Hiring new workers for your business is no easy feat. Not only is the process time consuming, but it takes you away from the things you need to do as a business owner.

If you're lucky enough to have your own human resources department, you may not need to get involved in the hiring process at all. But if you're a smaller shop with limited staff, chances are you'll be the ultimate decision maker when bringing new employees on board.

That said, you don't have to go through the process completely on your own. In fact, there are plenty of benefits to involving your staff when you're looking to build your team.

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Give your employees a voice when hiring

One major benefit of letting your existing employees participate in the hiring process is that in doing so, you'll streamline it, thereby freeing up some of your own time. If you allow your staff members to vet new candidates or conduct in-depth interviews, they'll manage to weed out those applicants who aren't the right fit. That way, you'll only have to speak to a handful of potential hires to narrow down your choices.

Just as importantly, in involving your staff, you'll help your employees feel more invested in and connected to the business. And you're more likely to find new hires who mesh well with the team.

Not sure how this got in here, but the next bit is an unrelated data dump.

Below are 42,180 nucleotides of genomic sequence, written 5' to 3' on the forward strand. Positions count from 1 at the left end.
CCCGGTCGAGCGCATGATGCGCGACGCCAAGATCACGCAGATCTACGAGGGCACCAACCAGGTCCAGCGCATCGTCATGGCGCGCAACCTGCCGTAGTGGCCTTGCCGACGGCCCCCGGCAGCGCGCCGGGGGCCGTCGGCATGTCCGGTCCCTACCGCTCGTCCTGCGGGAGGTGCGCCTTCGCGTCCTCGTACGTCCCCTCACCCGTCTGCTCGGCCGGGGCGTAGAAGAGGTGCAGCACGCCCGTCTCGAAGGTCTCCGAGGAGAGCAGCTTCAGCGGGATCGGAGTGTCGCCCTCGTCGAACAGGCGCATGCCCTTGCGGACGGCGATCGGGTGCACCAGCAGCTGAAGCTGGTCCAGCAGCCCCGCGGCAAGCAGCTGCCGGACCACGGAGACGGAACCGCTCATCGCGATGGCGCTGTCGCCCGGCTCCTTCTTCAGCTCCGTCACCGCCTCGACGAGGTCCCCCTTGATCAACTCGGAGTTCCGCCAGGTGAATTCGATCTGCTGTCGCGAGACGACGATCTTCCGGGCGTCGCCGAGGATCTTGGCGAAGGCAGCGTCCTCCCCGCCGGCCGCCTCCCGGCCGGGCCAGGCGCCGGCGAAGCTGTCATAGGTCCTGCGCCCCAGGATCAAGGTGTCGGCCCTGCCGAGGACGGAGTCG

Think about it: Your employees are more likely to interact with new hires than you are on an ongoing basis, since they'll be in the trenches together while you're busy running the actual business. As such, it makes sense to give them a say in the hiring process so that they choose colleagues they're likely to get along with and who will fit in well with the team.

A group effort

There are several ways you can involve your staff when hiring new workers. First, you can assign trusted employees to review incoming resumes and identify those with potential. Next, you can have your staff members conduct phone screens with candidates who seem promising before bringing them in. This will help further narrow your pool. From there, you can have your employees conduct interviews and provide detailed feedback so that you're only sitting down with the most appealing candidates of the lot.

Another way to involve your staff members: Enlist their help in writing up job descriptions. Chances are your employees are just as familiar with the work involved in various roles as you are, and they might have insight into certain requirements or skills to list that increase your chances of finding the right people.

Hiring new employees can be a cumbersome process, especially when you're trying to build your team while also keeping your company up and running. By involving your staff, you'll make them feel more important, all the while benefiting from their input and advice. That's a winning combination for everyone involved.

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